‘Passion’ is BS.

I have interviewed hundreds of applicants for the film program I work at. Interviewees try to convince me ‘how passionate they are’ about film. I’m sure they think they are passionate. But hearing people say it with conviction doesn’t cut it with me anymore. And raising your voice to project your conviction doesn’t help. It never really did.

I recently had the chance to talk privately to teachers when their high schools were holding a film festival. When they asked me what students should do to prepare for their application interviews, I told them not to say they are “passionate.” The idea resonated and they asked me to address all the students before their awards screening.

Illegal display of art demonstrates passion.

Basically, here is what I said:

Passion is a false word. Passion is a feeling that can’t be measured. However - and here’s the kicker - it can be demonstrated. You tell me you’re passionate and I’m going to say, “Bullshit. Show me. Prove your passion.” What in your resume proves your passion? Show me the films you’ve made. Show me the extra learning you’ve done. Show me the list of films you’ve helped on. Show me that you’ve put in the time. Show me your passion.

I told the theatre full of high school wanna-be filmmakers a story about another high school student. (Actually, the story is about my son and I’m proud as hell of him.) This kid loves volleyball. But he didn’t make the grade 9 high school, nor the club team. So he lived with a volleyball, he took extra training, and jumped (literally) at any opportunity to practice. He set goals: make the teams in grade 10, play a significant role in grade 11 (they won the Provincial championship), play every moment of every game in grade 12, and get invitations to play on University teams (of which he received multiple offers). He met every goal. He never said a word about passion. But everything he did demonstrated it.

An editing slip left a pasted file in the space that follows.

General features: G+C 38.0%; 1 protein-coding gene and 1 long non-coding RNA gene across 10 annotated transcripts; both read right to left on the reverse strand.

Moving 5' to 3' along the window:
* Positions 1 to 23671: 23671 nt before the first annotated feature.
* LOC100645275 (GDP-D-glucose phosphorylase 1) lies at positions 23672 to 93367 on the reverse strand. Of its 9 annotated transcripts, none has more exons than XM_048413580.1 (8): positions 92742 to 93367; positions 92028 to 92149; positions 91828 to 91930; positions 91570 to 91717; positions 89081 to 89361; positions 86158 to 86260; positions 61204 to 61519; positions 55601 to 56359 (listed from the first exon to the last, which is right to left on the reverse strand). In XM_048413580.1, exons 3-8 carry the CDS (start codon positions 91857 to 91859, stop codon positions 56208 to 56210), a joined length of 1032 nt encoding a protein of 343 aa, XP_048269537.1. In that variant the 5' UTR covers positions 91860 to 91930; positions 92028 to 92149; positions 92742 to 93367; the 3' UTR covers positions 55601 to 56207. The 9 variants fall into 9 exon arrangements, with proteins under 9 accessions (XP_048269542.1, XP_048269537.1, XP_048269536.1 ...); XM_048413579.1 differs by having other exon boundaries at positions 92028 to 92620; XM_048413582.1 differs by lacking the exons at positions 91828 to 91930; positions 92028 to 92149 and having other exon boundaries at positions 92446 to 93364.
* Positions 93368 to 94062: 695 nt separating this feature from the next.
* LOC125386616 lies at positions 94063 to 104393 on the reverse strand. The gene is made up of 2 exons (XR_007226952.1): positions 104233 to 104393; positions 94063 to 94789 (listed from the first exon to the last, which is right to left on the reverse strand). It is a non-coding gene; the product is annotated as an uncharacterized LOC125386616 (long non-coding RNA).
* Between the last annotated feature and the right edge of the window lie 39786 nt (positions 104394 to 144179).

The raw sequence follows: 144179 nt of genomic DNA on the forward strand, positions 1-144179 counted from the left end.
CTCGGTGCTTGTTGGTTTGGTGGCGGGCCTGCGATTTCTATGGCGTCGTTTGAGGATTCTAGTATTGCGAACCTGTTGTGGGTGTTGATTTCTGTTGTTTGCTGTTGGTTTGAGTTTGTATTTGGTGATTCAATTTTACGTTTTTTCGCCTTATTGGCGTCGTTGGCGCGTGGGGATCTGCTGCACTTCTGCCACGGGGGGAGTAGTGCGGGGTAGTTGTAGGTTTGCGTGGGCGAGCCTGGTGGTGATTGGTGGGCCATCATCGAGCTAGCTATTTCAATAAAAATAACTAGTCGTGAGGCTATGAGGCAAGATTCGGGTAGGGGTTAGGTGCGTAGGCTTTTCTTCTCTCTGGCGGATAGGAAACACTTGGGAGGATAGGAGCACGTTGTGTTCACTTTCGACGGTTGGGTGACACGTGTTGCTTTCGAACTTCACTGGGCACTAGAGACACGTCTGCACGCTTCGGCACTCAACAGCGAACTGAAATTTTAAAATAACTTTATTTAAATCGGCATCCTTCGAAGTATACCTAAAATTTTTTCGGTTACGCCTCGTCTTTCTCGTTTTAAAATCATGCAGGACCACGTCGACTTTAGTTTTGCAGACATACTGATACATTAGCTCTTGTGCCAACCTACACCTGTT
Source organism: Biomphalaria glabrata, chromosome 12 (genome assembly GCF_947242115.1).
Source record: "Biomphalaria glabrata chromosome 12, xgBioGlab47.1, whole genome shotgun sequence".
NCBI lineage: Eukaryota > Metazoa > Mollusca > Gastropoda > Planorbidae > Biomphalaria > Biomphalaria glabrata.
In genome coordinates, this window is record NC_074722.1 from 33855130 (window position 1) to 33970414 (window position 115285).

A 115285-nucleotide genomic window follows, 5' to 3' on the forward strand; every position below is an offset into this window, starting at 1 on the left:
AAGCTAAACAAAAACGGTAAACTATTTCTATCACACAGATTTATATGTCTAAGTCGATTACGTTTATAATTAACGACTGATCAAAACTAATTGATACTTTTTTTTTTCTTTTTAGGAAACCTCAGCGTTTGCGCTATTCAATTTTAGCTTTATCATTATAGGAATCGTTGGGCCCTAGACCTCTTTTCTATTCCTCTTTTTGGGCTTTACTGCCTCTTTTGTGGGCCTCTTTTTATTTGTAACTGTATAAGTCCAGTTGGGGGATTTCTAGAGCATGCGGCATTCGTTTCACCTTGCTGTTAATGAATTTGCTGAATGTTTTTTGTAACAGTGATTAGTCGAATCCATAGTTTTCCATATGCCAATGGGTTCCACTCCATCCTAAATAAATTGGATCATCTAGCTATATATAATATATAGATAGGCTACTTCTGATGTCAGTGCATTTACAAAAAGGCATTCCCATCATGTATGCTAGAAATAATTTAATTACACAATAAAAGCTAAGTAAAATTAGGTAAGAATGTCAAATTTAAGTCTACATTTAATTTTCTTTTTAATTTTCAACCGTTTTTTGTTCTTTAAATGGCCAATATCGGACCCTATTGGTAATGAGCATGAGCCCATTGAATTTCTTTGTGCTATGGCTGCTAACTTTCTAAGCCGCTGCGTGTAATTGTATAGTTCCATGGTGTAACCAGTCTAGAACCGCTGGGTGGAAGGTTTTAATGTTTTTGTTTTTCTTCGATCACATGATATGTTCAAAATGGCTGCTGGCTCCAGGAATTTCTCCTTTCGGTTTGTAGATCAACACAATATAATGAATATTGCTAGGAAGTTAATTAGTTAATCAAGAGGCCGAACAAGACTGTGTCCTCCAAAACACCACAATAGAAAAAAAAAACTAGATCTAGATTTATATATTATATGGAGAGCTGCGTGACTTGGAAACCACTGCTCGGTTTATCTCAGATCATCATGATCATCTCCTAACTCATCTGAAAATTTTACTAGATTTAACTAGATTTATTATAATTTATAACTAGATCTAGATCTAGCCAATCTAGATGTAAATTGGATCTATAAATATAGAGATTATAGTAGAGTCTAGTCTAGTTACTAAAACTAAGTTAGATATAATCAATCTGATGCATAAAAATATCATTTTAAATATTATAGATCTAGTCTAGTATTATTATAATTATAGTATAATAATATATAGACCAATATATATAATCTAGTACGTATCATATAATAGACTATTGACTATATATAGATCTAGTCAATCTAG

What does this rant against ‘passion’ mean? What is the lesson to learn?

A clear demonstration of a lack of passion.

Passion takes work. Passion takes dedication. Passion doesn’t come to you; you go to it. Passion isn’t something you say. Passion is something other people recognize in you.

Don’t tell me you are passionate unless you can back up what you say with something to show for it.

Whether it is playing volleyball, making films, creating art, helping the unfortunate, or loving the people around us, passion is a product of what we demonstrate. Passion isn’t just a feeling; passion is a demonstration of priorities. It is a lesson I continue to learn in my professional and personal life.

Don’t just sit there. Do something. At the very least, get angry.

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